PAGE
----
Mostly Credited As: Michael Richards
Birth Name: Michael Anthony Richards
Date Of Birth: July 24, 1949 (Age 67)
Country Of Birth: USA
Birth Place: Culver City, Los Angeles, California
Height: 6' 3" (1.9 m)
Immortalized as Cosmo Kramer on the classic American sitcom "Seinfeld" (1990), L.A. comedy star Michael Richards, born in Culver City, California, developed an early interest in acting in high school. He attended the California Institute of the Arts and graduated at Evergreen State College in Washington with his BFA in drama. Around this time, he founded an improv company with 'Ed Begley, Jr.' but it did not survive for long. Michael interrupted his fledgling career with a two-year stint in the Army and lived a rather wanderlust life until finally grounding himself again, first performing with the San Diego Repertory Company, and then returning to L.A. where he developed a stand-up comedy act.
Inspired by the physical comedy of such legends as Charles Chaplin and Jacques Tati, he toiled for a time on the various comedy stages until comedian Billy Crystal noticed him and gave him a break on his comedy special. He earned a regular spot on the sketch comedy series "Fridays" (1980), where he created the character of Battle Boy who liked to blow up army soldiers. He also appeared in minor slapstick films, such as Young Doctors in Love (1982) and Transylvania 6-5000 (1985).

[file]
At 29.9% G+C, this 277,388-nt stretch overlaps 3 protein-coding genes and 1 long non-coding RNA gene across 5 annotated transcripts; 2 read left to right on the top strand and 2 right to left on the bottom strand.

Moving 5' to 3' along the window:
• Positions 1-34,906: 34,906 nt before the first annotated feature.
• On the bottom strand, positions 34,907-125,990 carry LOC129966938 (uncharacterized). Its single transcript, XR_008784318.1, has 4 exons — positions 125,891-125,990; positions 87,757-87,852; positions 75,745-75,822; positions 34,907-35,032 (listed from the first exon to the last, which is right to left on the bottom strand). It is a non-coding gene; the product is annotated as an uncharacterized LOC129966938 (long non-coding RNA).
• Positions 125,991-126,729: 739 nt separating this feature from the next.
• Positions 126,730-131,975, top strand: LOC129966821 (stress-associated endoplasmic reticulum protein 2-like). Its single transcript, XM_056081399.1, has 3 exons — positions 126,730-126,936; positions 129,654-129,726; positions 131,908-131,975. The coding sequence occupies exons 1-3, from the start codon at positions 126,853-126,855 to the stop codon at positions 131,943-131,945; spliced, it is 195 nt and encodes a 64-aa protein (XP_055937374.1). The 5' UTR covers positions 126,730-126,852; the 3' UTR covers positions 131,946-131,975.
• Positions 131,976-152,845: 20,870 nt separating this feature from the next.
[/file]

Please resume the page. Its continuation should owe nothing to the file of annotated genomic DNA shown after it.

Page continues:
Everything finally came together for the elastic-faced comedian in 1989, after being cast as Cosmo Kramer, Jerry Seinfeld's convulsive, frizzy-mopped next-door-neighbor pal on "Seinfeld" (1990). His hilariously outrageous, completely insane character went on to win three Emmy awards and earn cult status. What can be a blessing, however, can also be a curse. He is so strongly identified with the Cosmo Kramer character that Michael has had trouble continuing solo since the series' demise in 1998.
Despite effective comedy work in the films Unstrung Heroes (1995) and Trial and Error (1997), he has yet to nab a successful film career. A subsequent sitcom vehicle, "The Michael Richards Show" (2000), in which he served as creator, co-writer, and co-executive producer, went down the tubes quickly after his character was criticized as too one-note and "Kramer-esque." Like others before him, such as Carroll O'Connor, Michael is smartly riding out the Kramer storm for the right time to resurface where he can be accepted outside this overwhelming and influential character.